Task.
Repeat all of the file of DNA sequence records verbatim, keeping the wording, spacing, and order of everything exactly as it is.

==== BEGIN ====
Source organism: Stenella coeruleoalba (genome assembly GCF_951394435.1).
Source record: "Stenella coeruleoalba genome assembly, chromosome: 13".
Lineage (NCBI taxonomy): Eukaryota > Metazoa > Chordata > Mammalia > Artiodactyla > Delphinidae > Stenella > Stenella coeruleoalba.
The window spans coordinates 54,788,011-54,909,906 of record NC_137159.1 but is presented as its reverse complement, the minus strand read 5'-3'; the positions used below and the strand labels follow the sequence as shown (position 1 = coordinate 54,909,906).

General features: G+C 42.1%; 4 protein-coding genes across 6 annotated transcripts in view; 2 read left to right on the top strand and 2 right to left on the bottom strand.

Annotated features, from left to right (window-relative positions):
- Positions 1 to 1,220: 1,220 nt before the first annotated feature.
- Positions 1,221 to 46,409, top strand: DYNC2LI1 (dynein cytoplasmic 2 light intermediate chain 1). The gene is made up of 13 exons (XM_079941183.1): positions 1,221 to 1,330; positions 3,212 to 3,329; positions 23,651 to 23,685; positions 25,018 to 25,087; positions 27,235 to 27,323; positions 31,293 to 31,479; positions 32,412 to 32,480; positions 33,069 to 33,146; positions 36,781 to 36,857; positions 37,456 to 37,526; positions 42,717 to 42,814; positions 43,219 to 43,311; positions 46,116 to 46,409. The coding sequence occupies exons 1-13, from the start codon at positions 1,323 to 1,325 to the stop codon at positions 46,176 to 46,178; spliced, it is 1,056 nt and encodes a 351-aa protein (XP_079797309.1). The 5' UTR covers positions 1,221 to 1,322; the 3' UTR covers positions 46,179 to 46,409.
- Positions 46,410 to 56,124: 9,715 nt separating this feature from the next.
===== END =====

Source organism: Stenella coeruleoalba (genome assembly GCF_951394435.1).
Source record: "Stenella coeruleoalba genome assembly, chromosome: 13".
Lineage (NCBI taxonomy): Eukaryota > Metazoa > Chordata > Mammalia > Artiodactyla > Delphinidae > Stenella > Stenella coeruleoalba.
The window spans coordinates 54,788,011-54,909,906 of record NC_137159.1 but is presented as its reverse complement, the minus strand read 5'-3'; the positions used below and the strand labels follow the sequence as shown (position 1 = coordinate 54,909,906).

General features: G+C 42.1%; 4 protein-coding genes across 6 annotated transcripts in view; 2 read left to right on the top strand and 2 right to left on the bottom strand.

Annotated features, from left to right (window-relative positions):
- Positions 1 to 1,220: 1,220 nt before the first annotated feature.
- Positions 1,221 to 46,409, top strand: DYNC2LI1 (dynein cytoplasmic 2 light intermediate chain 1). The gene is made up of 13 exons (XM_079941183.1): positions 1,221 to 1,330; positions 3,212 to 3,329; positions 23,651 to 23,685; positions 25,018 to 25,087; positions 27,235 to 27,323; positions 31,293 to 31,479; positions 32,412 to 32,480; positions 33,069 to 33,146; positions 36,781 to 36,857; positions 37,456 to 37,526; positions 42,717 to 42,814; positions 43,219 to 43,311; positions 46,116 to 46,409. The coding sequence occupies exons 1-13, from the start codon at positions 1,323 to 1,325 to the stop codon at positions 46,176 to 46,178; spliced, it is 1,056 nt and encodes a 351-aa protein (XP_079797309.1). The 5' UTR covers positions 1,221 to 1,322; the 3' UTR covers positions 46,179 to 46,409.
- Positions 46,410 to 56,124: 9,715 nt separating this feature from the next.